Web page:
De­spite con­sis­tent calls for de­fen­sive arms, the U.S. re­sponse was largely eco­nomic sanc­tions and hec­tor­ing Vladimir Putin about be­ing on the wrong side of history. The re­sult: gen­uinely fright­ened Baltic states, the dis­mem­ber­ment of Ukraine and an over­con­fi­dent Rus­sian au­to­crat.

In Syria, it was (is) worse. De­spite a pol­icy based on the premise that “Bashar As­sad must go,” the pres­i­dent re­jected pro­pos­als from his sec­re­taries of state and de­fense and the di­rec­tor of the CIA to arm the op­po­si­tion when it still would have made a dif­fer­ence. He walked back from his own red line when Mr. As­sad bla­tantly crossed it with his use of chem­i­cal weapons. U.S. forces, when they fi­nally re­turned to the re­gion in the face of a geno­cide against the Yazidis, were lim­ited in num­bers and au­thor­i­ties. The re­sult: a ter­ror­ist state the size of Eng­land in the mid­dle of the Mid­dle East, the re­turn of Rus­sian mil­i­tary forces and in­flu­ence there for the first time in 40 years, some 300,000 dead, the most se­ri­ous refugee cri­sis in Europe since World War II and a spread­ing ring of terror that has reached Paris (so far).

To be sure, more ro­bust Amer­i­can be­hav­ior could not it­self have de­ter­mined the out­come in Iraq, Ukraine or Syria. The point is that we ab­di­cated op­por­tu­ni­ties that could have helped shape out­comes more be­nign than to­day’s. If it was al­ways go­ing to be bad, it didn’t have to be this bad.

Last week in An­talya, Tur­key, the pres­i­dent faced an un­char­ac­ter­is­ti­cally hos­tile press that chal­lenged the ad­e­quacy of his poli­cies in Syria. Not giv­ing an inch, Mr. Obama de­fended his ap­proach and, be­yond a cer­tain un­de­fined in­ten­si­fi­ca­tion, said there would be no changes. The pres­i­dent showed some pique when, in ef­fect, the jour­nal­ists re­peated the same ques­tion over and over again in only slightly dif­fer­ent form.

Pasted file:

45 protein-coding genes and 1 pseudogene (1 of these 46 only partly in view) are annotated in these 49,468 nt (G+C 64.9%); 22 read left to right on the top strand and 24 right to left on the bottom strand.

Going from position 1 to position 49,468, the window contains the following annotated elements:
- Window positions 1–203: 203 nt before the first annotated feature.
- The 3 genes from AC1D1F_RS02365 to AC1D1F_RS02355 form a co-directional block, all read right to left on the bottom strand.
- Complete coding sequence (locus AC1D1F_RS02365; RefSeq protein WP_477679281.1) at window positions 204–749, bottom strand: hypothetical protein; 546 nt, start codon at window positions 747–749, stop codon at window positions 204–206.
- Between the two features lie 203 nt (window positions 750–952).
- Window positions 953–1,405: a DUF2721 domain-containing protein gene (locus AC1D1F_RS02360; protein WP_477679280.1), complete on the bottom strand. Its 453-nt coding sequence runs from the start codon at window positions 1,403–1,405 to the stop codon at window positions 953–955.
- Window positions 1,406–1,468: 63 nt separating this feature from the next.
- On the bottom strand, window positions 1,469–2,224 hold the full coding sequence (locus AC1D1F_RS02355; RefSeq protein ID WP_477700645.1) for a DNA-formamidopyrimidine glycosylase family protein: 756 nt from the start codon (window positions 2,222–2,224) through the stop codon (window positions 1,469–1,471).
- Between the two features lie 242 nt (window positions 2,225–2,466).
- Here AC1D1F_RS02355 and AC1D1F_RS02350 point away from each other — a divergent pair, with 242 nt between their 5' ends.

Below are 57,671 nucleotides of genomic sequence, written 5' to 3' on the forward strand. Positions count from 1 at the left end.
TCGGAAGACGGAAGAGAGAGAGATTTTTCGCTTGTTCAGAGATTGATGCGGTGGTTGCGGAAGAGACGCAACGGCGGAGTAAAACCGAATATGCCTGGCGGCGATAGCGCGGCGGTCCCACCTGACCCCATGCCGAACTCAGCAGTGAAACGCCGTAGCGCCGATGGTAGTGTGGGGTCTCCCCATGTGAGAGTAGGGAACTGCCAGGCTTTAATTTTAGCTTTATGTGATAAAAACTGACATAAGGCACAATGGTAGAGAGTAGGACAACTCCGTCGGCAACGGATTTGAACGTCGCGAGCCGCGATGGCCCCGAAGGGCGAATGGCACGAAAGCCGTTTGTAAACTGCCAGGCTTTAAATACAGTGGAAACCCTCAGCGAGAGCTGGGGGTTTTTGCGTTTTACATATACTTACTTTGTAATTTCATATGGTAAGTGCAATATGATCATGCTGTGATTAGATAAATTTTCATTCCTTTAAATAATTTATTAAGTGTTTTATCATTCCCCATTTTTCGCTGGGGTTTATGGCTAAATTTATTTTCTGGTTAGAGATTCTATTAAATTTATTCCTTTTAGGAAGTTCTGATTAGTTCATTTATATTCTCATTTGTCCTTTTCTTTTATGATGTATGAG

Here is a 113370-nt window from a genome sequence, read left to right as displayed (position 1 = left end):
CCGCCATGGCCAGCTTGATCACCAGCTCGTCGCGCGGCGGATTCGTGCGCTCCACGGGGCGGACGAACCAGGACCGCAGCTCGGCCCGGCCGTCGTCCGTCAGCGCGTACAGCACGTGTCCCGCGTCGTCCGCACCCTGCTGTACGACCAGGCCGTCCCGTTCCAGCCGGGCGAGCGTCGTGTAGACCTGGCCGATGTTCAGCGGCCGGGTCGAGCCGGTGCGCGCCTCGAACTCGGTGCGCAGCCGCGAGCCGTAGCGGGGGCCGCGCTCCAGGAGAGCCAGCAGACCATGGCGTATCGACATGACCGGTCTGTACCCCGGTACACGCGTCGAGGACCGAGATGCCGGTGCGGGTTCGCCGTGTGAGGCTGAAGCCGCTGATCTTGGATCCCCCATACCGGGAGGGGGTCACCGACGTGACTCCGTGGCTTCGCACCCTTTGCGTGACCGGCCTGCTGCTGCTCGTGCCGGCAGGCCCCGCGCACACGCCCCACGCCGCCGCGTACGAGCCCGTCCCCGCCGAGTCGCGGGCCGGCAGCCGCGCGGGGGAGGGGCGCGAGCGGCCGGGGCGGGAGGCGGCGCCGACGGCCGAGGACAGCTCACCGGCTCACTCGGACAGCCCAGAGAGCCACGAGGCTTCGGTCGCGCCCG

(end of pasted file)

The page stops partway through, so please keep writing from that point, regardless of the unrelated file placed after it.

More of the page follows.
If I had been there, I would have sug­gested a some­what dif­fer­ent ap­proach. Rather than giv­ing the pres­i­dent mul­ti­ple op­por­tu­ni­ties to sim­ply aver (some­what ex cathe­dra) to the cor­rect­ness of his course, I would have asked, “What event — in Syria, in Iraq, in Europe, in the United States — what event would cause you to say, ‘Ya know, we may have got­ten this wrong. We’re go­ing to have to re­group on this’?”

Put an­other way, what does the an­gel Clarence have to show the pres­i­dent to make him change his mind?

I don’t think that’s ever go­ing to hap­pen, so we’re go­ing to have to wait for a new Ge­orge Bai­ley (or per­haps it will be Mary Bai­ley, Donna Reed’s char­ac­ter in the movie) be­fore much of any­thing changes.

And that’s still go­ing to be hard. Clarence gave Ge­orge a big fa­vor: Ge­orge got to pick up where he left off — with­out hav­ing to deal with all the bad things that would have been cre­ated by his ab­sence.

That will not be the case with the Amer­ica that the next pres­i­dent will in­herit.

Gen. Michael Hay­den is a for­mer di­rec­tor of the CIA and the Na­tional Se­cu­rity Agency. He can be reached at mhay­den@wash­ing­ton­times.com.